Monday, June 22, 2009
Wednesday, January 16, 2008
The gift of creativity is both a blessing and a curse. There is praise and rejection; recognition and indifference. There is self-discovery and self-denial. There is affirmation and doubt. Everything internal and external is in opposition. My work, or rather my play is a reflection of myself. I have no direction and I ascribe to no particular school or style as I wander the wilderness of my own imagination. Yet while I am there I find the most remarkable things. My medium is the process and the imagery is usually fantasy. Anything that I create is significant only in that it exists at all. Above all else I have come to accept nothing seriously especially myself.
I do not desire to paint pretty pictures or pictures that most people would hang on their walls at home. Instead I prefer to paint pictures that are interesting to look at and are not easily forgotten. Sometimes I paint disturbing images that challenge the orthodox, the status quo and convention because for me there are no questions that cannot be asked or no subjects that cannot be approached providing that they are sufficiently tempered by art to make them palatable. Art is the mirror to safely view the intolerable and the incomprehensible. Medusa’s reality is a bitter pill and without the arts we would all turn to stone.
Growing up and working in the Midwest I learned to enjoy the outdoors, the land and the people that make up a somewhat overly idealistic rural and often irrational society. I also learned very early in life that orthodoxy stifles creativity; therefore, being creative, I had no choice but to learn how to reject those orthodoxies while at the same time not becoming self-destructive. I had to learn how to question everything and discard anything that has no practical value to me. I found sound footing in reason, enlightenment and science. I found solace in accepting constant change and living with frustration.
Discarding convention and exploring new ideas and finding new ways to visualize the world has always been heresy. Artists are heretics and it did not take me long to find out that the world is not safe for a heretic. I took refuge in solitude. Still I cannot turn my back on 5000 years of Western Culture. I see it all around me. I see artistic inspiration in the democracy of Athens and the great republics of Rome that continue to live on in our nations soul. I see the waxing and waning of freedom with each new rebirth that comes alive in the arts. I see Michelangelo’s Florence, the European Reformation of Rubens and the revolutionary Spain of Picasso.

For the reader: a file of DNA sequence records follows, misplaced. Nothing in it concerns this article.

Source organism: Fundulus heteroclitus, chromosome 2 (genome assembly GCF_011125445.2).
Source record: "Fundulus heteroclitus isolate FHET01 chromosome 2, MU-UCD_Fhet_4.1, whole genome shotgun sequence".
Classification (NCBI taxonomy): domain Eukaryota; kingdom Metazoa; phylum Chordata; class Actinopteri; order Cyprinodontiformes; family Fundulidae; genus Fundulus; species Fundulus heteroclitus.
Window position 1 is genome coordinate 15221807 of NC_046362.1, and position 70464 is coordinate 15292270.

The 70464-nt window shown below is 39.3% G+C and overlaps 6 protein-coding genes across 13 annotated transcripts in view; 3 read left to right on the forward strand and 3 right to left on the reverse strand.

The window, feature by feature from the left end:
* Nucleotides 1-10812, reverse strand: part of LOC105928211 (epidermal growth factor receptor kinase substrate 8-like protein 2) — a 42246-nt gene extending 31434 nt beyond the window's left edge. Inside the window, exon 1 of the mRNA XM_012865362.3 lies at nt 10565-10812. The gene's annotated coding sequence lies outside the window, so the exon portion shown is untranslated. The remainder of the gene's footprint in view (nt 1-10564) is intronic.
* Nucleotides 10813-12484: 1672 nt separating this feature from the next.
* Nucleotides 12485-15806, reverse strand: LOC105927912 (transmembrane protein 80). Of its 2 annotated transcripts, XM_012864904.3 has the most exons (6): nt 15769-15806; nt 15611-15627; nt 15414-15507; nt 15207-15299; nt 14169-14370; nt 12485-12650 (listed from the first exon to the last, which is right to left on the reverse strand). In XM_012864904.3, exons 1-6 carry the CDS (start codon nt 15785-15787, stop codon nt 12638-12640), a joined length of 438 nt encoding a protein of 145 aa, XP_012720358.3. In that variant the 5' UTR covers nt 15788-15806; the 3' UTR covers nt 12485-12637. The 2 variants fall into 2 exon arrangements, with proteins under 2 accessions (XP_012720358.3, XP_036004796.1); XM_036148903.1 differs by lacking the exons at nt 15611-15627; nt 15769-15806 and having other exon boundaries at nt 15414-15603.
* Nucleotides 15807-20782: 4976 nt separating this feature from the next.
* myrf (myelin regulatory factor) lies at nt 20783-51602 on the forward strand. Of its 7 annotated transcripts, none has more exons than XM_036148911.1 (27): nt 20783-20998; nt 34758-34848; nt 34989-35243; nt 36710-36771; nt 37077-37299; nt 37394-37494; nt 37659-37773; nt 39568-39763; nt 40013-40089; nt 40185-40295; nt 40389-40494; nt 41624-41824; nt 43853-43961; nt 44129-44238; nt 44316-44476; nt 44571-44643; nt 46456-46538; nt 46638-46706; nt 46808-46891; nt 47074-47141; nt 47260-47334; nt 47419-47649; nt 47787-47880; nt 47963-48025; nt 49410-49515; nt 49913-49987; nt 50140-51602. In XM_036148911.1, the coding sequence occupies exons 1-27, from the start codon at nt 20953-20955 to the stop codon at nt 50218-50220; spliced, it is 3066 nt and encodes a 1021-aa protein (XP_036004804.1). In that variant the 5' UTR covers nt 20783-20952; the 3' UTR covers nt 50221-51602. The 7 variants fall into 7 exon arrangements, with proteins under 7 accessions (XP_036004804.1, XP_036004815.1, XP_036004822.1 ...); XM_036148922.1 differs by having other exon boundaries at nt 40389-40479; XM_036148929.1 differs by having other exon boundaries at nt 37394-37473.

For me, my only freedom is drawing and painting. It’s my world where I can explore ideas by drawing lines around them and let images emerge on their own that are unique even if I am deliberately trying to copy someone else. Every creative hand has its own unique voice. When I draw and paint I have a voice, a small voice, like a child scratching lines in the wet sand on the ocean shore.
Most of all its fun.
Friday, December 21, 2007
This is a nice feather for the cap. It was an international competition and for me a real honor
Special United Creators award for an outstanding talent chosen by United Creators. Cash award Winner: Patrick Hiatt
United Creators, an exclusive and ground-breaking fine arts organization dedicated to advancing emerging and exceptional global artistic talent, is proud to announce the winning artists of its second online arts competition to discover, recognize and honor excellence in the global visual arts.
Saturday, December 15, 2007
Oil on wood panel, 11 inches X 14 inches, 2007
Satyrs were forest creatures descended from an ancient race of people, “the hairy ones,” who lived in southern Europe. They are usually depicted with human bodies; pug nosed faces, horns, and the lower body of a goat with a tail. Playful, carefree and mischievous they are one of the more delightful mythological characters. Satyrs were very comfortable around humans. To have one visit a home and partake of a meal was a great honor which brought a family good luck.
The most notable Satyr was Pan an ancient Greek God, musician and protector of small children and animals. Shakespeare’s “Puck” in “Midsummer’s Night Dream” was a Satyr.
It is my belief that stories about Satyrs might be remnants of ancient histories of a time when Neanderthals and Modern Humans cohabited territories in what are now southern France and northern Spain.